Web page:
Biomining

Biomining: Metal Extraction with Bacteria

Bakteria mobilize copper from Chalkopyrit. Photo: HZDR / 3DKosmos Sander Münster

Without them, our modern world would be inconceivable: metals. Take the light metal aluminium in a car body, rare earth metals such as yttrium in plasma screens or copper in electrical leads. And global demand increases continuously due to the rapid development of new technologies. In principle, there are sufficient amounts of metals; the problem is to make them available.

Often, metals occur only in low concentration in various ores. Katrin Pollmann from the Helmholtz Zentrum Dresden-Rossendorf (HZDR) and her team develop new processes for extracting even these faint traces of metal. To this end, the researchers look also into hitherto neglected deposits. They use bacteria to extract metals from the dumps of abandoned mines or from electronic scrap by way of recycling. The process of extracting metals using micro-organisms is called biomining.

The HZDR researchers search for suitable bacteria for exploiting copper deposits. "Copper often is thinly dispersed within the ores and difficult to extract by traditional extraction methods", says Katrin Pollmann. The majority of the copper within the ore is firmly bonded with sulphur, as in the mineral chalcopyrite (see image). These so-called metal sulphides are insoluble under normal conditions. Therefore, the pure metals can be extracted only by complicated chemical processes. Yet Pollmann's bacteria can extract copper from the ore simply by their metabolism. This process is called bioleaching. "Especially when extracting small amounts of copper, this process is particularly efficient and, compared to traditional methods, comparatively environment-friendly", says Pollmann. She currently investigates also whether bioleaching can be used for extracting rare earth metals.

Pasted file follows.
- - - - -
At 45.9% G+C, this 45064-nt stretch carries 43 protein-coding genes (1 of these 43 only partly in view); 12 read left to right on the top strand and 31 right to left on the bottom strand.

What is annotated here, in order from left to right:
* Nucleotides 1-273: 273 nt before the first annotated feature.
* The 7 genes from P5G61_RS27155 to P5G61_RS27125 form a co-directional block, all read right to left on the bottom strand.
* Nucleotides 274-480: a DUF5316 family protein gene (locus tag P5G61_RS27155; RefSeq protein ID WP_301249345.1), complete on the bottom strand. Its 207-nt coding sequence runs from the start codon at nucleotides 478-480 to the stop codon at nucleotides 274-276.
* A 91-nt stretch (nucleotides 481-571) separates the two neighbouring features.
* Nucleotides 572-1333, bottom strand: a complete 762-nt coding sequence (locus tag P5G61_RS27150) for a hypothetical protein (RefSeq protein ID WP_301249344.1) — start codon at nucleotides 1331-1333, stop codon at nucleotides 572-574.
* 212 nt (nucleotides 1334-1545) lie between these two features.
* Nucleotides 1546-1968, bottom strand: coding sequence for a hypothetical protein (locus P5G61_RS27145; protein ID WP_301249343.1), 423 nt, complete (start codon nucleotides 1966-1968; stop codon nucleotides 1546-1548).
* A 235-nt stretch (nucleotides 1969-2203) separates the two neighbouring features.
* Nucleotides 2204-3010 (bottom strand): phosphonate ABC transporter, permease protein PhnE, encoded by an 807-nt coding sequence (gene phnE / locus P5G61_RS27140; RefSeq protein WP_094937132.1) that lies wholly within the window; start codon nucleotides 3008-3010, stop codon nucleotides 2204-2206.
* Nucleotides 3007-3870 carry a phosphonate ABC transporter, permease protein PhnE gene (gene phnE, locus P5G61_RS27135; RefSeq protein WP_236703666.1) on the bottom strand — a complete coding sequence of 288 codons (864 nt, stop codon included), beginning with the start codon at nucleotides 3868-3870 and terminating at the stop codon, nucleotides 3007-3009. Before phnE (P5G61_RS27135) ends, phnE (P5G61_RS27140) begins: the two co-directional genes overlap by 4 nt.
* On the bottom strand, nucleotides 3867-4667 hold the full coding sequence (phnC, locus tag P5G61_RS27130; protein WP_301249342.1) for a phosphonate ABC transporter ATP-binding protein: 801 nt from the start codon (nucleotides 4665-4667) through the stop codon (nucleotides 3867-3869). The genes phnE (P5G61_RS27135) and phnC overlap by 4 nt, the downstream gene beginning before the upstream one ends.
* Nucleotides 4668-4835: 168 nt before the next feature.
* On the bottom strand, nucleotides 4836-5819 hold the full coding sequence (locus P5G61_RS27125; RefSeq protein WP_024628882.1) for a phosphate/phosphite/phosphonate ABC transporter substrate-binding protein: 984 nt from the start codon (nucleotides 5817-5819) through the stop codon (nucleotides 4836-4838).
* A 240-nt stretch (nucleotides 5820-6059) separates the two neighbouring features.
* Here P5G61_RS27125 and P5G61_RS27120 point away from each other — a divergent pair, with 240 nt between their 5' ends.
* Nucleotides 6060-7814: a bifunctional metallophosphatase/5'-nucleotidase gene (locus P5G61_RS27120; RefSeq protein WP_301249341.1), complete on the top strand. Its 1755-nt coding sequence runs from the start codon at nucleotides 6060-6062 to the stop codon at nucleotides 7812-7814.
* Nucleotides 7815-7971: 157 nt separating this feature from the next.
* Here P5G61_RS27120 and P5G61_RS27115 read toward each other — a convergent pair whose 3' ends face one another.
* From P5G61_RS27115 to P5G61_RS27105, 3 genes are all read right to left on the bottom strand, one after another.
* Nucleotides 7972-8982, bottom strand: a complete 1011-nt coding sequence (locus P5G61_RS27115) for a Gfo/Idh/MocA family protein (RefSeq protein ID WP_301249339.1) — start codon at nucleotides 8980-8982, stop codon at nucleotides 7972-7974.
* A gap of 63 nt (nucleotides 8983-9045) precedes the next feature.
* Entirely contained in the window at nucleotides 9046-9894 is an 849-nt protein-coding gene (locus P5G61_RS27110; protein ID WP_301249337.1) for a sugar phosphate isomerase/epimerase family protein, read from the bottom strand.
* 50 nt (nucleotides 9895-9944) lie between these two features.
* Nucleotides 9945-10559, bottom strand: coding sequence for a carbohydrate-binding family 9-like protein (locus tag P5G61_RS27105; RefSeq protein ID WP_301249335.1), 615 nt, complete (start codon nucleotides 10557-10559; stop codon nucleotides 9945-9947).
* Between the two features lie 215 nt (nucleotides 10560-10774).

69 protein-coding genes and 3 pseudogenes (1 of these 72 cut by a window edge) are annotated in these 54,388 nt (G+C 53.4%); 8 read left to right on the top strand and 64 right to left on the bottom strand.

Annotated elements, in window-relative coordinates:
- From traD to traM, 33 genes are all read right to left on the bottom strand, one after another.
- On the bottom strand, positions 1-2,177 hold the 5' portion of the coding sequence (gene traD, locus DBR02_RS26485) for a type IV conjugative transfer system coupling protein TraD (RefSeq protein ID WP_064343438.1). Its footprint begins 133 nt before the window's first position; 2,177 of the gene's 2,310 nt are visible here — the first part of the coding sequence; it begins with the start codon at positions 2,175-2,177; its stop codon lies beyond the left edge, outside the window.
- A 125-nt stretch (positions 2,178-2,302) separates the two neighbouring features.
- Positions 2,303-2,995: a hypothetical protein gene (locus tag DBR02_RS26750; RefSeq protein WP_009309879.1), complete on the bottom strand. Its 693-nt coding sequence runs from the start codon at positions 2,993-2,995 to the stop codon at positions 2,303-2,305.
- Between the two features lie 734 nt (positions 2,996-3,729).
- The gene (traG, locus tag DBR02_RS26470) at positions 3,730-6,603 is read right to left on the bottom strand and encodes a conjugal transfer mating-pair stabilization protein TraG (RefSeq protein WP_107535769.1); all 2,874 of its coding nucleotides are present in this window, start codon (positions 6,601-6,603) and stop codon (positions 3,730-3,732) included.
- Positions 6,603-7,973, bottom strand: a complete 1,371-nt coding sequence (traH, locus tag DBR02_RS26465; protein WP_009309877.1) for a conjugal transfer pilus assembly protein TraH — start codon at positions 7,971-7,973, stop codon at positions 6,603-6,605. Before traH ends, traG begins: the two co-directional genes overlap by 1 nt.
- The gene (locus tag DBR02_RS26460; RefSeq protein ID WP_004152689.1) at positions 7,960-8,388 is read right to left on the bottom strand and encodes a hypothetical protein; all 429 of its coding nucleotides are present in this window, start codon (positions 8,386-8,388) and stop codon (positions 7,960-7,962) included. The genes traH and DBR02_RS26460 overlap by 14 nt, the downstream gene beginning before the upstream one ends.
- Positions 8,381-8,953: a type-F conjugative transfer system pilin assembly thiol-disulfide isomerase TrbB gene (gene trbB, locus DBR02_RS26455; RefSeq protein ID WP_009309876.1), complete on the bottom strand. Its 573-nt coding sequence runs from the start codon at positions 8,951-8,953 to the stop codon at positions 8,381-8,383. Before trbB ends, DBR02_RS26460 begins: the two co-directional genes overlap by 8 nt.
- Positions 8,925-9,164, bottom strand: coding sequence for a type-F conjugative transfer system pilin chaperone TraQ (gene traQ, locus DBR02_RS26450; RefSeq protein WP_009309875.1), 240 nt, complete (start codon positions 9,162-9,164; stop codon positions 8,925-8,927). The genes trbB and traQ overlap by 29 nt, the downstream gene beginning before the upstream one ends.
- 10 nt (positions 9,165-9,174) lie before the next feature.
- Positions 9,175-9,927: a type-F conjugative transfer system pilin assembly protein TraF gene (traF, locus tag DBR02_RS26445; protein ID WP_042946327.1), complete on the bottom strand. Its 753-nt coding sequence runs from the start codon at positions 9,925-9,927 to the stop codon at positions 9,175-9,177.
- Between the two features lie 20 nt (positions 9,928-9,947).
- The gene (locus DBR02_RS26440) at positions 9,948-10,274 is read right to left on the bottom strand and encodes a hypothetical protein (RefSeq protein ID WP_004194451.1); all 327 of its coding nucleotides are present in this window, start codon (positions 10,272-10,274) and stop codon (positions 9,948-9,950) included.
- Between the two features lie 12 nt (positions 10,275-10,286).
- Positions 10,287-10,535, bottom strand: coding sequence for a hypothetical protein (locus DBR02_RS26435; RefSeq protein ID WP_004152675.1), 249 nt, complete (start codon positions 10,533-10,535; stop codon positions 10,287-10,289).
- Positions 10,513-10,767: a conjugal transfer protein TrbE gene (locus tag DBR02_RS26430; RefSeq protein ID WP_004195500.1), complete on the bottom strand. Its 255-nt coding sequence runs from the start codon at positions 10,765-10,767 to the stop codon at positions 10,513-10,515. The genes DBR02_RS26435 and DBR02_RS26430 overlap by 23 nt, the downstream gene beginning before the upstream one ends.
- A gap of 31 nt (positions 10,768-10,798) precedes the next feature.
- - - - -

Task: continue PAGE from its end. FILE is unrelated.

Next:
Another micro-biological process being intensively researched by the HZDR scientists is so-called biosorption. Here, the researchers utilise the special surface structures of bacteria to create filter materials. "The surface of the bacteria consists of envelope proteins, which form regular nano-structures and efficiently and selectively bond with metal ions", says the scientist. In nature, the micro-organisms use this to protect themselves from pollutants. Pollmann and her colleagues already use the principle to extract arsenic and uranium from waste water.

Katrin Pollmann is the team leader of the Biotechnology group at the Helmholtz Institute Freiberg for Resource Technology (HIF). The institute is part of the HZDR and closely co-operates with the Technical University Bergakademie Freiberg. The HIF researches and develops technologies that are to help in ensuring the long-term supply of strategically important technology metals to the industry.

Weblinks:

Helmholtz Institute Freiberg for Resource Technology

Biotechnology group at the HZDR

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